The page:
The following is a guest post written by Terry Sprouse, author of “Fix em Up, Rent em Out: How to Start Your Own House Fix-up and Rental Business in Your Spare Time” – Find out more at Fixemup.org
In my opinion, the two safest ways to get started in real estate, are: 1) buy a home, rent it, then do it again, and/or 2) buy a home, live in it 2 years, then sell it without paying any federal taxes using the “homeowner’s tax break.” Over the past six years, my wife and I have used both techniques. We have several properties that we keep as rental properties and provide us with cash flow. In addition, we also buy houses in need of repair with the intention of selling them and utilizing the “homeowners tax break” to pay no federal taxes.
Turn Your Residence into a Rental Instead of Selling It
A system that I like to use is to refinance my residence six months to a year before I plan to buy a new residence. This gives me enough money for a down payment on the next house that I will purchase. When I locate a good fixer-upper I can quickly purchase it. During the 3-4 weeks it takes to close on the new house, I prepare the old house so it will be ready to rent. This usually involves some painting and landscaping. Then, before I close on the new house, the “for rent” sign goes up on the old house.
The 3 steps in this technique: 1.) refinance your residence. 2.) use the refinance money as a down payment to buy a new house. 3.) move into the new house and rent out the old house Instead of refinancing your residence, you can use savings or a loan from a relative as a down payment. As mentioned, an advantage of refinancing your residence while you are still living there is that you get a lower interest rate on your loan than if you were refinancing a rental property. Under this technique, you get the lower “primary residence” interest rate for both the old property and the new one, since each property is your primary residence at the time that you take out the loan.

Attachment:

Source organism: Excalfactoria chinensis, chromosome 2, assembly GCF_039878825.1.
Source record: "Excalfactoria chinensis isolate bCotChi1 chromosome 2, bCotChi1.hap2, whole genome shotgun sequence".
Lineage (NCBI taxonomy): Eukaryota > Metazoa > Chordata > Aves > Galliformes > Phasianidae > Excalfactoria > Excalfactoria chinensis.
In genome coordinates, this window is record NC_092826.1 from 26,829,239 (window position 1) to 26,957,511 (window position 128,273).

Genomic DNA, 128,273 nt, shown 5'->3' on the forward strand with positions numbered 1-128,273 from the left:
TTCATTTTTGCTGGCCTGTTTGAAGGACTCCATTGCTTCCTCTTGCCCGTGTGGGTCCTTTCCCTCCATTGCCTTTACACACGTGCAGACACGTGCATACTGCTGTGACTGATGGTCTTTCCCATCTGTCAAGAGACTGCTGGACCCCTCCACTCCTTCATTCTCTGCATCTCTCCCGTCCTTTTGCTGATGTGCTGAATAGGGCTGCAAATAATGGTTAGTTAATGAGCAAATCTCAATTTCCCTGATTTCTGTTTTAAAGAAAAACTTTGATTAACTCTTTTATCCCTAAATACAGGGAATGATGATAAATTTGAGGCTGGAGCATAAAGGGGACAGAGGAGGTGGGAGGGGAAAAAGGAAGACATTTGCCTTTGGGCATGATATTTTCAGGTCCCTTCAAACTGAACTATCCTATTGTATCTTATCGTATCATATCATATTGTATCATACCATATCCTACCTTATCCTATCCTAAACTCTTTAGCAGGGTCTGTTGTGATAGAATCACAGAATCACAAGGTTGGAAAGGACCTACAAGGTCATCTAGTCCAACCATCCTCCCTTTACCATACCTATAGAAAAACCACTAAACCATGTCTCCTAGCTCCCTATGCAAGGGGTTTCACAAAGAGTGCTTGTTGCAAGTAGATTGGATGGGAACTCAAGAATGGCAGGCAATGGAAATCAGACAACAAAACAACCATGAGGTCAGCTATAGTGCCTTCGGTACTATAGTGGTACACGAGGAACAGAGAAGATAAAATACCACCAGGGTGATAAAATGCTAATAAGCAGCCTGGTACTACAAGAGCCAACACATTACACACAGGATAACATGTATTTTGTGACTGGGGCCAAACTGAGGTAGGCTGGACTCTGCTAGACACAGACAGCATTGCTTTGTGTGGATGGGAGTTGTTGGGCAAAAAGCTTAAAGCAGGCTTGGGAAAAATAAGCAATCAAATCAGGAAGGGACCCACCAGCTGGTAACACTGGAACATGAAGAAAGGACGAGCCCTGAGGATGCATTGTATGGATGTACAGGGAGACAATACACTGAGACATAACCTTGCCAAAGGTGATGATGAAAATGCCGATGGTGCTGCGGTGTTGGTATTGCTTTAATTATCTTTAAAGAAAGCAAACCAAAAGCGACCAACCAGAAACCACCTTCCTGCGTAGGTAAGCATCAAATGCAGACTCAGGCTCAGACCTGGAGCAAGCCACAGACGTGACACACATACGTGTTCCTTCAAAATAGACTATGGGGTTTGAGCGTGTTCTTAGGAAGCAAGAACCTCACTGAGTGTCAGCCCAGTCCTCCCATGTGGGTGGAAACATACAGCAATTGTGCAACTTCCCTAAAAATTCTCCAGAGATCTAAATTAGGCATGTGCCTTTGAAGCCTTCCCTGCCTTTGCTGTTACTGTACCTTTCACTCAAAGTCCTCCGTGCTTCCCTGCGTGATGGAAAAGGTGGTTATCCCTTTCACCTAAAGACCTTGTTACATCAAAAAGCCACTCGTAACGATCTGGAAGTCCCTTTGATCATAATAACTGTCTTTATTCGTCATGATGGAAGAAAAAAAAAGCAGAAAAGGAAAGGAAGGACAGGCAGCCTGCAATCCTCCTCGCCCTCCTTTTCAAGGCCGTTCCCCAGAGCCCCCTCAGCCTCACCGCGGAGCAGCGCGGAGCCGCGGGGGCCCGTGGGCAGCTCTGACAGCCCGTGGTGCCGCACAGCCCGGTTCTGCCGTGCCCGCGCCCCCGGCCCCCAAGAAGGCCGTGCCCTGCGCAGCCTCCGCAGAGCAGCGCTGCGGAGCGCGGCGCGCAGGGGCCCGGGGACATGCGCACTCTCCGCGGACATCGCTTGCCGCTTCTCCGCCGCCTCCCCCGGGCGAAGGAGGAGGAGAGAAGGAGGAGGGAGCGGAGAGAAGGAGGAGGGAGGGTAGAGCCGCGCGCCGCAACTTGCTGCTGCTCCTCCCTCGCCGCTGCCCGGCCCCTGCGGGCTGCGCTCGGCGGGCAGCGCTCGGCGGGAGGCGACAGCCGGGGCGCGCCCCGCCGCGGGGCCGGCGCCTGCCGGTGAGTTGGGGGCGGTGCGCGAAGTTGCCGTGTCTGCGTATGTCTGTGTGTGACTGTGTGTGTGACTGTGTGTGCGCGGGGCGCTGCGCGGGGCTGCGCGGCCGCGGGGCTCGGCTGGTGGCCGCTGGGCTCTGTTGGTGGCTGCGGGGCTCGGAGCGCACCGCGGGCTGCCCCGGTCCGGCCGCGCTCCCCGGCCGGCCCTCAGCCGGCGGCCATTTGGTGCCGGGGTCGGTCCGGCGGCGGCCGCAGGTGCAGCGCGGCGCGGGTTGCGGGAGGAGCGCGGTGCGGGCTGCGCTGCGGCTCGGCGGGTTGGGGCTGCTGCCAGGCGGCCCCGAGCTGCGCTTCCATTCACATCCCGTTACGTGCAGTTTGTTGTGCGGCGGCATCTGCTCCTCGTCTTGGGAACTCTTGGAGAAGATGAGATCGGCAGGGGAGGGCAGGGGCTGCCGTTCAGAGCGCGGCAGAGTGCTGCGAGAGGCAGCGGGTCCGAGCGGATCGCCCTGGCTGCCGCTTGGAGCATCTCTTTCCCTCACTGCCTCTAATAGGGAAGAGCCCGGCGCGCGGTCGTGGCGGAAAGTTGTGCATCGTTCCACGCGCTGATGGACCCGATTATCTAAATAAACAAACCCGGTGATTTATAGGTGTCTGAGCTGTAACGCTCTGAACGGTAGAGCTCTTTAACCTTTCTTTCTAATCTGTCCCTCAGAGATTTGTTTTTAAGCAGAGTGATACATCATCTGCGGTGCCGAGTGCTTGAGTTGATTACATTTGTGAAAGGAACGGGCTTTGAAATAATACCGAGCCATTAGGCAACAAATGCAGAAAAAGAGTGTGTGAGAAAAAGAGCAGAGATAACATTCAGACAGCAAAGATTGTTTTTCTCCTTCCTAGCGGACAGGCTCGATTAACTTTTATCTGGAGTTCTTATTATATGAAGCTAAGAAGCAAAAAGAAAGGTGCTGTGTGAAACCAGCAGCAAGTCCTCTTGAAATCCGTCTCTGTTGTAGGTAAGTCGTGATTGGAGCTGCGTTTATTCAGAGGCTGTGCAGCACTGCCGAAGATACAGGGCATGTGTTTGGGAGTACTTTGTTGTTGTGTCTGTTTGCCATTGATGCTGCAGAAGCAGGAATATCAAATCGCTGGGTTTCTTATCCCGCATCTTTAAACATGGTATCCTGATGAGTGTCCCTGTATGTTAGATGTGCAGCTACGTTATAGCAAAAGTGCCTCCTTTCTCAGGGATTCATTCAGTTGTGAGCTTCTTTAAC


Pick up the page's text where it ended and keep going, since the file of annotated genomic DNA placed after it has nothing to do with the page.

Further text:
Did you know that you can own real estate in your IRA?
Sell a House that You Live in For Two Years and Pay No Income Tax
The 1997 Taxpayer Relief Act was a great boost for average people who wanted to sell their home and buy a new one. It was also a great boost for investors. Couples are allowed to exclude up to $500,000 of the capital gain on the sale of their primary residence. Single individuals can exclude up to $250,000. In other words, the sale of the house is never reported on your federal IRS forms if the capital gain is less than the $500,000 and $250,000 limits.
This exclusion is based on compliance with two requirements: 1. The home must have been the primary residence for both spouses during two of the last five years. The two years do not have to be consecutive but if you rent out the primary residence for more than three years you would be required to occupy it again for two years. 2. The exclusion is available only once every two years. Utilization of this tax exemption is the safest investment strategy for the conservative investor who wants to take few risks. This is the type of investor who wears both suspenders and a belt to hold up his pants. They like to play it safe.
Under this strategy, the investors can quality for the least expensive loan, the owner-occupied loan. There is no need to worry about tenants destroying your rental property or not paying the rent. You completely control the investment by living in the property yourself. When you sell, you have the opportunity to bring in up to $500,000 tax-free money every two years. My wife and I didn’t sock away much money for retirement, but with our rental houses, we have a flow of income that will last as long as we keep the houses.
Many people stay away from rental properties because they don’t want to deal with renters. However, with practice anything is easy, including dealing with renters, and the rewards far outweigh the difficulties. If you really don’t want to deal with renters, just use technique #2, where you buy and sell every two years. Technique #2 is for people who like to play it safe. I have made real estate investing my hobby, as have many others, and you can do it too. For anyone who wants to learn there is plenty of room in the fix-up business. Grab a hammer and join me.